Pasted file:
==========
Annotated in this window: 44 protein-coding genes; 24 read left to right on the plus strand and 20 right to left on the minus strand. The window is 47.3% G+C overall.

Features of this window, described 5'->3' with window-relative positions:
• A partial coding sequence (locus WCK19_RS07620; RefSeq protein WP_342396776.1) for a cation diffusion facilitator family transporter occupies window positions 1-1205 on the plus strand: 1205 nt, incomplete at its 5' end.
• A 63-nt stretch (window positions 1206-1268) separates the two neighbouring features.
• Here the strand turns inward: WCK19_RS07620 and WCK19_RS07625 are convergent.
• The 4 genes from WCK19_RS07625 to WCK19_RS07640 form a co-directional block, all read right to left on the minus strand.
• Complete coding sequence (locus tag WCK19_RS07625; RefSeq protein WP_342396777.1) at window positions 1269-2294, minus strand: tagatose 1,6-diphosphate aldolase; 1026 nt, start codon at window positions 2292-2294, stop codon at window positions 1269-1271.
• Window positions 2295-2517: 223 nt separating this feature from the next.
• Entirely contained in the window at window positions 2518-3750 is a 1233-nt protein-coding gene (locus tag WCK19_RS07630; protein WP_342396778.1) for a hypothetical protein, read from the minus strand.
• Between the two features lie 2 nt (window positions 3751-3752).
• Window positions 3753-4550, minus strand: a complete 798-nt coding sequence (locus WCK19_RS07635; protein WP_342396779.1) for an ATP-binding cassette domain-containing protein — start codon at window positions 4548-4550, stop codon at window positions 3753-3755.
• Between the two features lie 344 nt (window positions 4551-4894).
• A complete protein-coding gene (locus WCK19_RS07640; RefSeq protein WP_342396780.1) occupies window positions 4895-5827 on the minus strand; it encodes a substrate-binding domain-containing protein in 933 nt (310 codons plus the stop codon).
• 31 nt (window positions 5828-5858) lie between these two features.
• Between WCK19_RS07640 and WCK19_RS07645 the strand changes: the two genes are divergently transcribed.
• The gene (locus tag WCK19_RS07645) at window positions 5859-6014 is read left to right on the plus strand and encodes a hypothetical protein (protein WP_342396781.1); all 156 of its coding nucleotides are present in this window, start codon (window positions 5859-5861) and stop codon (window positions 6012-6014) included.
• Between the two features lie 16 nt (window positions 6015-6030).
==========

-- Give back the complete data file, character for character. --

Annotated in this window: 44 protein-coding genes; 24 read left to right on the plus strand and 20 right to left on the minus strand. The window is 47.3% G+C overall.

Features of this window, described 5'->3' with window-relative positions:
• A partial coding sequence (locus WCK19_RS07620; RefSeq protein WP_342396776.1) for a cation diffusion facilitator family transporter occupies window positions 1-1205 on the plus strand: 1205 nt, incomplete at its 5' end.
• A 63-nt stretch (window positions 1206-1268) separates the two neighbouring features.
• Here the strand turns inward: WCK19_RS07620 and WCK19_RS07625 are convergent.
• The 4 genes from WCK19_RS07625 to WCK19_RS07640 form a co-directional block, all read right to left on the minus strand.
• Complete coding sequence (locus tag WCK19_RS07625; RefSeq protein WP_342396777.1) at window positions 1269-2294, minus strand: tagatose 1,6-diphosphate aldolase; 1026 nt, start codon at window positions 2292-2294, stop codon at window positions 1269-1271.
• Window positions 2295-2517: 223 nt separating this feature from the next.
• Entirely contained in the window at window positions 2518-3750 is a 1233-nt protein-coding gene (locus tag WCK19_RS07630; protein WP_342396778.1) for a hypothetical protein, read from the minus strand.
• Between the two features lie 2 nt (window positions 3751-3752).
• Window positions 3753-4550, minus strand: a complete 798-nt coding sequence (locus WCK19_RS07635; protein WP_342396779.1) for an ATP-binding cassette domain-containing protein — start codon at window positions 4548-4550, stop codon at window positions 3753-3755.
• Between the two features lie 344 nt (window positions 4551-4894).
• A complete protein-coding gene (locus WCK19_RS07640; RefSeq protein WP_342396780.1) occupies window positions 4895-5827 on the minus strand; it encodes a substrate-binding domain-containing protein in 933 nt (310 codons plus the stop codon).
• 31 nt (window positions 5828-5858) lie between these two features.
• Between WCK19_RS07640 and WCK19_RS07645 the strand changes: the two genes are divergently transcribed.
• The gene (locus tag WCK19_RS07645) at window positions 5859-6014 is read left to right on the plus strand and encodes a hypothetical protein (protein WP_342396781.1); all 156 of its coding nucleotides are present in this window, start codon (window positions 5859-5861) and stop codon (window positions 6012-6014) included.
• Between the two features lie 16 nt (window positions 6015-6030).